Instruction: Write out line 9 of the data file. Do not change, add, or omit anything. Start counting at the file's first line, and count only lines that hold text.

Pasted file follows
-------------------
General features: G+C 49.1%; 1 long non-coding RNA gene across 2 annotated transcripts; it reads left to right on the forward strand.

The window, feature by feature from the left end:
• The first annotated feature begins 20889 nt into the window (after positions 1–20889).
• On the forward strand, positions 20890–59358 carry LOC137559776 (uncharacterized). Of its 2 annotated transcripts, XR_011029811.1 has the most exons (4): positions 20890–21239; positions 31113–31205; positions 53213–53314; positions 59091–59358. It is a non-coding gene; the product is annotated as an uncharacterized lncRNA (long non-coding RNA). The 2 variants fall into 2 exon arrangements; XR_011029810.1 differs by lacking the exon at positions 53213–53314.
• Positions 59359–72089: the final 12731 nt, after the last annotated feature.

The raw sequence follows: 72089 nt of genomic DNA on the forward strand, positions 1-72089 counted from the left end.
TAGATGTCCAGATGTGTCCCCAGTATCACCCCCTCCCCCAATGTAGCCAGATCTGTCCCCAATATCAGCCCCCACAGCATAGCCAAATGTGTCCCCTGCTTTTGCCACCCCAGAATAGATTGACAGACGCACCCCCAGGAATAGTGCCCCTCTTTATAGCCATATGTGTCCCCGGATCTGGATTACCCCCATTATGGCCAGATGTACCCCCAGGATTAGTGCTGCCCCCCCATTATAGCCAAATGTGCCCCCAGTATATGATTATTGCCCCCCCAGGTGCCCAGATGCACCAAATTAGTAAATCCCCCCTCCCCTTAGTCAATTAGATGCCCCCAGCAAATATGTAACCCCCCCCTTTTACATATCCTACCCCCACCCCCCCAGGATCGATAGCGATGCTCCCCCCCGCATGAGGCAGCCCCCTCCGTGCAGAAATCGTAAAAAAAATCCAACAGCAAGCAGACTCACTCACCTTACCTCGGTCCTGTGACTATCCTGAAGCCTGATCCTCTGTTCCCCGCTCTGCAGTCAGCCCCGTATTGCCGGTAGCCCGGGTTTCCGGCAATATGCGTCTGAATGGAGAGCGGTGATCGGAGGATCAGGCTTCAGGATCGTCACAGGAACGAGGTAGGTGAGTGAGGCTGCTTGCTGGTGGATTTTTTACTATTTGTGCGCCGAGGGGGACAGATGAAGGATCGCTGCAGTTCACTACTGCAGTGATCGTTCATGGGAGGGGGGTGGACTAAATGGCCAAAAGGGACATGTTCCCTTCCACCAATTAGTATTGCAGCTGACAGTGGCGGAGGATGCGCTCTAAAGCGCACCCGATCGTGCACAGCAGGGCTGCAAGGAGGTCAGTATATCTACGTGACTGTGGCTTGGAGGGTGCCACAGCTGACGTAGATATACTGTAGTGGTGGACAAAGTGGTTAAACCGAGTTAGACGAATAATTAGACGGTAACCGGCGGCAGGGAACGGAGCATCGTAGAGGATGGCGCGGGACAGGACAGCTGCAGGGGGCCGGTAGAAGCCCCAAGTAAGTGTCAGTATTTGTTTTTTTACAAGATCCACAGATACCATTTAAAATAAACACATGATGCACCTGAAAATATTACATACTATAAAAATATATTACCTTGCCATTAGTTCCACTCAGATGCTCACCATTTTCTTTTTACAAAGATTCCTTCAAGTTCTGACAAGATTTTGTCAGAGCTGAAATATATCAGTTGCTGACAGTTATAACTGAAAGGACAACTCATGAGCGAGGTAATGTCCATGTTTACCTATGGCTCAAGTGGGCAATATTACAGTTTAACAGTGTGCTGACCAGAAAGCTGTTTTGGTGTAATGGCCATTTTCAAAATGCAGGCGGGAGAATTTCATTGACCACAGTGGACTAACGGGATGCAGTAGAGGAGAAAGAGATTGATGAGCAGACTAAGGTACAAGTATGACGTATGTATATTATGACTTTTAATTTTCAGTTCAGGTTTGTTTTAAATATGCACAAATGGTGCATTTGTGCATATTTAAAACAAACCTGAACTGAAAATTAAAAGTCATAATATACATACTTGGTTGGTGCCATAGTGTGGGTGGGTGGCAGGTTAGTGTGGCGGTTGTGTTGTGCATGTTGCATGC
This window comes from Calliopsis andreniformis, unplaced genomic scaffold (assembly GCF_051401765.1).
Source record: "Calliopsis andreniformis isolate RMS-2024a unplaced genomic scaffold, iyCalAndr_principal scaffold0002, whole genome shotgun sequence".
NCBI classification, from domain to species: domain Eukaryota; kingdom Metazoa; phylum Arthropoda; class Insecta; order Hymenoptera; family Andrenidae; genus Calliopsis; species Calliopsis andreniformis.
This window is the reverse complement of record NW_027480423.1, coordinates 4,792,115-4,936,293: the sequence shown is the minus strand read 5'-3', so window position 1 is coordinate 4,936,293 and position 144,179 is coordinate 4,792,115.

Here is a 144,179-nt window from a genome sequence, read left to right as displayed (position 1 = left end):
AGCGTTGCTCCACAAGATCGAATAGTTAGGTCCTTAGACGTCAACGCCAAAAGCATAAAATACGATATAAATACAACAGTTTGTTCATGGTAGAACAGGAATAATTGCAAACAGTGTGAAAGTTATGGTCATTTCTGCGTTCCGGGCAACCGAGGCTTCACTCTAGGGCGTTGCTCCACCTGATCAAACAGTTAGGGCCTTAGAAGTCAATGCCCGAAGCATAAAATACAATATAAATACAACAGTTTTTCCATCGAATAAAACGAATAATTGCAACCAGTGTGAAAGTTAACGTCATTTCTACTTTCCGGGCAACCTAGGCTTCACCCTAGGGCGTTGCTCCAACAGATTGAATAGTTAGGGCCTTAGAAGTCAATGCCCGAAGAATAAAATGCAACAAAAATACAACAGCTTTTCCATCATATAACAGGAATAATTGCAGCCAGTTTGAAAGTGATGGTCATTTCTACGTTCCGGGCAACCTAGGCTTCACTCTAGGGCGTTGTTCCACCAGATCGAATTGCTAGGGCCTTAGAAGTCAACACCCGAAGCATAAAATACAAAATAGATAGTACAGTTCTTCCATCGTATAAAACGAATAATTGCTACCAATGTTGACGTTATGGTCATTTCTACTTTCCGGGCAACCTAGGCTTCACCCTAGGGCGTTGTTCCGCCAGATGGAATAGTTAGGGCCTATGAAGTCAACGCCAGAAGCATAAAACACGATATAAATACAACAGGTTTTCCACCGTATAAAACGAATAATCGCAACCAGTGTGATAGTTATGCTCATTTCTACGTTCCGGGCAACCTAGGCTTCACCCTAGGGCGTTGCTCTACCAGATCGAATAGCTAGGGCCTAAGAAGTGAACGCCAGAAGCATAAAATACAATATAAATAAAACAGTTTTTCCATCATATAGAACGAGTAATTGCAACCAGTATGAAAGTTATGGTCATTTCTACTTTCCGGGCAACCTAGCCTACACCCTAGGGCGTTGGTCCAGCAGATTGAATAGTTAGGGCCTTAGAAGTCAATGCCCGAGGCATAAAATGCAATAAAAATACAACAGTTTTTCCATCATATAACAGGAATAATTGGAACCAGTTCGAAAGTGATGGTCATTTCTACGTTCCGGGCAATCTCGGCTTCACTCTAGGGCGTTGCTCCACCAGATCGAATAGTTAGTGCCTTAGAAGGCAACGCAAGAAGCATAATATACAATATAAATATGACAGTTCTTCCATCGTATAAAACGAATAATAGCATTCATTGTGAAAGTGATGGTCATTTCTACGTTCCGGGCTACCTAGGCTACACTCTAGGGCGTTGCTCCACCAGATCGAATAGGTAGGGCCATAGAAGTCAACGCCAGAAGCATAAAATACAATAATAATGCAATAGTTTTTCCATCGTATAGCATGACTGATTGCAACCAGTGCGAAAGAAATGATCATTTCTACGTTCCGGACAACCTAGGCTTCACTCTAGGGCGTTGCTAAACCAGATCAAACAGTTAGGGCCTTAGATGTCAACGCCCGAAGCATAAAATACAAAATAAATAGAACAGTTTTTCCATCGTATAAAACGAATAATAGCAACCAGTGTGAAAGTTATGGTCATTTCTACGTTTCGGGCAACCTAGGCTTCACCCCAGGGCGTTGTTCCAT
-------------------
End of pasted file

Source record: "Calliopsis andreniformis isolate RMS-2024a unplaced genomic scaffold, iyCalAndr_principal scaffold0002, whole genome shotgun sequence".